Tuesday, June 22, 2010

The Nature of Humankind

New Eden is an interesting place. With several hundred thousand capsuleers covering the known cluster and adjoining wormhole space, you will encounter all kinds of people, with all kinds of morals, attitudes, and habits. One of the hardest things about existing alone, in a pod, is that you never experience the nuances of communication that can reveal someone who is (or may be) out to get you or your assets. Even so, the fickle nature of humanity and the transient nature of possessions in New Eden mean that someone you have known and trusted for weeks, months or even years could turn sour and bring down your entire empire. The fall of Goonswarm can be attributed to an emotional outburst that then turned out to be perhaps very "in character" for karttoon, and perhaps even in character for the player behind him. There is an interesting analysis of the fall of Goonswarm at Massively, if you want to read more on this.

The history of Band Of Brothers and Goonswarm both attest to the difficulties of trusting someone too much in a world where there are no repercussions. Today I'm thinking about trust and the implications of trusting someone in our universe, since last night I was in on an operation to steal assets from a rival corporation courtesy of a spy. I look back on the operation now, and it goes against my personal real-world morals. However, in game, when your corpmates request help, you help - unless your morals preclude your participation. In this case, mine did not, but since I had to log off before the heist, I don't know if it was ever successful. And I wonder if that's the way I want it to be, so my personal moral position remains protected or ambiguous until challenged again. But last nights adventure, and a question of another corpmate earlier in the day, led me to think about the nature of trust in New Eden.

For those who like the short version: You can't trust anyone completely, but you need to trust others to some extent to truly experience New Eden in all it's glory.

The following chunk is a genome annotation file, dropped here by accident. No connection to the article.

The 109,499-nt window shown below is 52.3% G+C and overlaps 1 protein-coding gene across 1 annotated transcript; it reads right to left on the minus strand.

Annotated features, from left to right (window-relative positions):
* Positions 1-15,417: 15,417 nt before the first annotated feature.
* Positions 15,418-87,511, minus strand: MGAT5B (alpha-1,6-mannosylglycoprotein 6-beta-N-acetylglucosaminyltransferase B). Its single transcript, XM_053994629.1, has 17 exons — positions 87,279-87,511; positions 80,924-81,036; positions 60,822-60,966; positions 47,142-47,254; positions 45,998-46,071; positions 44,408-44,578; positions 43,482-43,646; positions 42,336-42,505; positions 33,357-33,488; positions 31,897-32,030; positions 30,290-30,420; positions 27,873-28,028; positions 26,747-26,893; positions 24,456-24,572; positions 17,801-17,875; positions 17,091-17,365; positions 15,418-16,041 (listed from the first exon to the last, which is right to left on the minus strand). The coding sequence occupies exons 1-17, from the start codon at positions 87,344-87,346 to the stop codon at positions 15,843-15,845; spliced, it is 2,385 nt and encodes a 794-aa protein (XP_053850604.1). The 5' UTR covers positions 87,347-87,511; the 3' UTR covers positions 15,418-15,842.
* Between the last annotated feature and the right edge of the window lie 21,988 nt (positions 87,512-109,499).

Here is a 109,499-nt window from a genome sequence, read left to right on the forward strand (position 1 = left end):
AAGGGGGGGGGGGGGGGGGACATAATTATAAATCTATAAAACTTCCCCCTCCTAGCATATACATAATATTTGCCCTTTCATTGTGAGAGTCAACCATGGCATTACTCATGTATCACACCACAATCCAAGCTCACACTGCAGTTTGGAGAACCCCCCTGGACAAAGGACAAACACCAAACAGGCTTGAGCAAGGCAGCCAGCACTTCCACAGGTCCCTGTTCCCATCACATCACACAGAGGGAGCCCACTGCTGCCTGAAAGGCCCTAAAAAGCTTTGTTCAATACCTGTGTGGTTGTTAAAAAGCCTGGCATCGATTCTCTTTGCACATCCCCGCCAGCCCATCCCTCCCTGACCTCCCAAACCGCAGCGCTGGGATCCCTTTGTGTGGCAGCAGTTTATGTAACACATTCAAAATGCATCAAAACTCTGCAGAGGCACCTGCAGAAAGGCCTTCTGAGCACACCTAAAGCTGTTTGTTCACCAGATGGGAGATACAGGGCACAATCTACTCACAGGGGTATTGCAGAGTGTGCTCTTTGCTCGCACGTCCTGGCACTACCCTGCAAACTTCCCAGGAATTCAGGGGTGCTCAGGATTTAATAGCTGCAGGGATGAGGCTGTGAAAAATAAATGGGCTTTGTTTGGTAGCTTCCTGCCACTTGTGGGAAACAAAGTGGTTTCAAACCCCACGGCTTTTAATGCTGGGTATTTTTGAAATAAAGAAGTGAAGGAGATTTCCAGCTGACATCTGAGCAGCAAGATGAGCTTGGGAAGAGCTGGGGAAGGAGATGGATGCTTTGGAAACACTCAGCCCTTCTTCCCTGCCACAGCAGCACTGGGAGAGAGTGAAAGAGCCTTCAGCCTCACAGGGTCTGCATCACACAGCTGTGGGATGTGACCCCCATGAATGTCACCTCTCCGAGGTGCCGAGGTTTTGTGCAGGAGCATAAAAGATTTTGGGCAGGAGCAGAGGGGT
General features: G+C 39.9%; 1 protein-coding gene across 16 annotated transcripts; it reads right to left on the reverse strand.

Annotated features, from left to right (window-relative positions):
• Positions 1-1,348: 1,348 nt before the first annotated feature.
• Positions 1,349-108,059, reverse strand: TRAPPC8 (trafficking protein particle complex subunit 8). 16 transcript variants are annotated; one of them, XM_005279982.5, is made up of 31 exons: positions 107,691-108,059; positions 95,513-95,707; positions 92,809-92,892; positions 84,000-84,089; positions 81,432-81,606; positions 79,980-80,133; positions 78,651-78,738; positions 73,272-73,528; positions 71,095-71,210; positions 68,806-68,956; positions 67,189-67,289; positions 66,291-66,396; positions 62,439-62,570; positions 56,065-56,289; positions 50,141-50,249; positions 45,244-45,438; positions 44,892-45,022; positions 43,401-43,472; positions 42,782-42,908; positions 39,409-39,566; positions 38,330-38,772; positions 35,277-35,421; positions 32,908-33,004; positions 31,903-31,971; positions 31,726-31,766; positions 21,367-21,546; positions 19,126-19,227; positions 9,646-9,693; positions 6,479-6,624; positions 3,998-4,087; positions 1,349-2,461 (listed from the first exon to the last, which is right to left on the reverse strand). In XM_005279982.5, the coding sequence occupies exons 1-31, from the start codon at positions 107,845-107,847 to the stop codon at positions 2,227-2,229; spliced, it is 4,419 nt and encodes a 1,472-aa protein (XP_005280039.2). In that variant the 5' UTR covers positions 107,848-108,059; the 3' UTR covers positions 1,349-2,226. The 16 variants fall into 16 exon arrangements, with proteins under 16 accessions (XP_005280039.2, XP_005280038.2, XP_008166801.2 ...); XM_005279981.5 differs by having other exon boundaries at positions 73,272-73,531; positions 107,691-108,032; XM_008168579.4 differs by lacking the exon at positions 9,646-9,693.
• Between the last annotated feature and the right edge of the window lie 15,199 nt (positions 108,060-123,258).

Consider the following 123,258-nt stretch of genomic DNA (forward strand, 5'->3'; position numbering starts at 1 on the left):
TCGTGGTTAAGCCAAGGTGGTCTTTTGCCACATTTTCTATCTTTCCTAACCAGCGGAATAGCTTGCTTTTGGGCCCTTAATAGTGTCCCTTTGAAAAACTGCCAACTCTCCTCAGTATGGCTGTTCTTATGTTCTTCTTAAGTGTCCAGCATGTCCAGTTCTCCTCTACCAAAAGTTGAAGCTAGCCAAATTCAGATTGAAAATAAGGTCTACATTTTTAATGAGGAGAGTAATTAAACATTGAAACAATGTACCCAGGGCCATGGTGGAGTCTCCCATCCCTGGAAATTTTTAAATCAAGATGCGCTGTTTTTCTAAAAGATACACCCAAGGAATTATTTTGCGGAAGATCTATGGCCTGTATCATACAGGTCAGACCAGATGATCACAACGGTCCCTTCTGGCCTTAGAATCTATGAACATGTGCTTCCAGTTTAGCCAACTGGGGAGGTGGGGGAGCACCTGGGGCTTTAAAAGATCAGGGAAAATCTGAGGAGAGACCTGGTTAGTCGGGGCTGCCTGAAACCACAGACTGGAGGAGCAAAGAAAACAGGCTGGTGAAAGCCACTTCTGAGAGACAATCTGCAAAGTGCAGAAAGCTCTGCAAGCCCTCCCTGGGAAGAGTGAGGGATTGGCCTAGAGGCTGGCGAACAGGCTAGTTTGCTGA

The long version...
At some point in life and in game, you need to trust others. In EVE, we need to trust our CEO and directors to keep assets of the corporation safe, by being careful with who has access to what, and to have a strong enough personal moral fortitude to allow the corp as a whole to grow, rather than sneak off with all the assets and isk that everyone contributed to. We need to trust fleet FCs to make good tactical decisions. We need to trust our alliance leadership to do what is best for the alliance as a whole, not one corporation or another. Trust is a complicated issue though. Some players, or characters, are explicitly not trustworthy, others can be trusted for specific things. It's really not that simple. Helicity Bosun is a pirate, and a member of the Python Cartel, but she has been seen to be trustworthy (when running the Hulkageddon competitions) to distribute the prizes to the actual winners. In game, if I encountered Helicity in combat, I would not trust a ransom request based on experience with the Pythons, but Helicity has proven trustworthy with this specific action and experience. Situational trustworthiness. That's complicated...

I make a personal rule of trust in EVE. I trust few, and those I trust because I "know" them out of game, and I have an understanding of how they play the game. I don't automatically trust people I know out of game, because some of them play for the espionage and theft and piracy. I respect that, I like them as real people, but I wouldn't trust them with a Tech 1 frigate on courier contract without full-price collateral. After months (or years) of playing a game like EVE with people, you should know something about those people. If you don't, then either you aren't communicating, or they aren't - and that means there is an issue with either trust or truth - both of which should be a red flag. Recently a corpmate left to go back to an alliance we abandoned almost a year ago. He did it very openly (which I respect, and upholds my initial trust in him). His wife, however, did it quietly, one day she was in corp, the next she was elsewhere. I don't know her personally, and I want to believe that her actions were honestly executed, but the way you do something is almost as important as what you do.